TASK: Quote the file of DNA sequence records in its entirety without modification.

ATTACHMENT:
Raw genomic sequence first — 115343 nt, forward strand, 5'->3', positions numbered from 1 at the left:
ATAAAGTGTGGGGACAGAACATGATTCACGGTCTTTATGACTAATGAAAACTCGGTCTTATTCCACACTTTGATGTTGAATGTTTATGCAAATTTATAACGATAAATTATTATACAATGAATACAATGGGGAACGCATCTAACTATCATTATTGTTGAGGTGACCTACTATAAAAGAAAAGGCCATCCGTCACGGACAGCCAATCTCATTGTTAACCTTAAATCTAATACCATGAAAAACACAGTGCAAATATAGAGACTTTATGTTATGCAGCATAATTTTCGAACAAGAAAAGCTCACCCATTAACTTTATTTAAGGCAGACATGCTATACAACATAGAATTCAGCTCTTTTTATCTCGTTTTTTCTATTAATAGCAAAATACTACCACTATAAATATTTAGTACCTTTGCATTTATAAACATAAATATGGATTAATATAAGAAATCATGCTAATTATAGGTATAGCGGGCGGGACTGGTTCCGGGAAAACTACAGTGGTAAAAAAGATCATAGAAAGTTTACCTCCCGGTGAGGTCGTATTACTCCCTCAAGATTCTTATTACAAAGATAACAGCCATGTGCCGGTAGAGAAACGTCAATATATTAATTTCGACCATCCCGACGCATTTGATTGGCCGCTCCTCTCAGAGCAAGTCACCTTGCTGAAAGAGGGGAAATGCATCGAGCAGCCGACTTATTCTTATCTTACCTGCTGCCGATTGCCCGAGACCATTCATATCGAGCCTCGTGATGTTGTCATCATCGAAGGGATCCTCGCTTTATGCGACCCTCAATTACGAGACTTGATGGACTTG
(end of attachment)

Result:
Raw genomic sequence first — 115343 nt, forward strand, 5'->3', positions numbered from 1 at the left:
ATAAAGTGTGGGGACAGAACATGATTCACGGTCTTTATGACTAATGAAAACTCGGTCTTATTCCACACTTTGATGTTGAATGTTTATGCAAATTTATAACGATAAATTATTATACAATGAATACAATGGGGAACGCATCTAACTATCATTATTGTTGAGGTGACCTACTATAAAAGAAAAGGCCATCCGTCACGGACAGCCAATCTCATTGTTAACCTTAAATCTAATACCATGAAAAACACAGTGCAAATATAGAGACTTTATGTTATGCAGCATAATTTTCGAACAAGAAAAGCTCACCCATTAACTTTATTTAAGGCAGACATGCTATACAACATAGAATTCAGCTCTTTTTATCTCGTTTTTTCTATTAATAGCAAAATACTACCACTATAAATATTTAGTACCTTTGCATTTATAAACATAAATATGGATTAATATAAGAAATCATGCTAATTATAGGTATAGCGGGCGGGACTGGTTCCGGGAAAACTACAGTGGTAAAAAAGATCATAGAAAGTTTACCTCCCGGTGAGGTCGTATTACTCCCTCAAGATTCTTATTACAAAGATAACAGCCATGTGCCGGTAGAGAAACGTCAATATATTAATTTCGACCATCCCGACGCATTTGATTGGCCGCTCCTCTCAGAGCAAGTCACCTTGCTGAAAGAGGGGAAATGCATCGAGCAGCCGACTTATTCTTATCTTACCTGCTGCCGATTGCCCGAGACCATTCATATCGAGCCTCGTGATGTTGTCATCATCGAAGGGATCCTCGCTTTATGCGACCCTCAATTACGAGACTTGATGGACTTG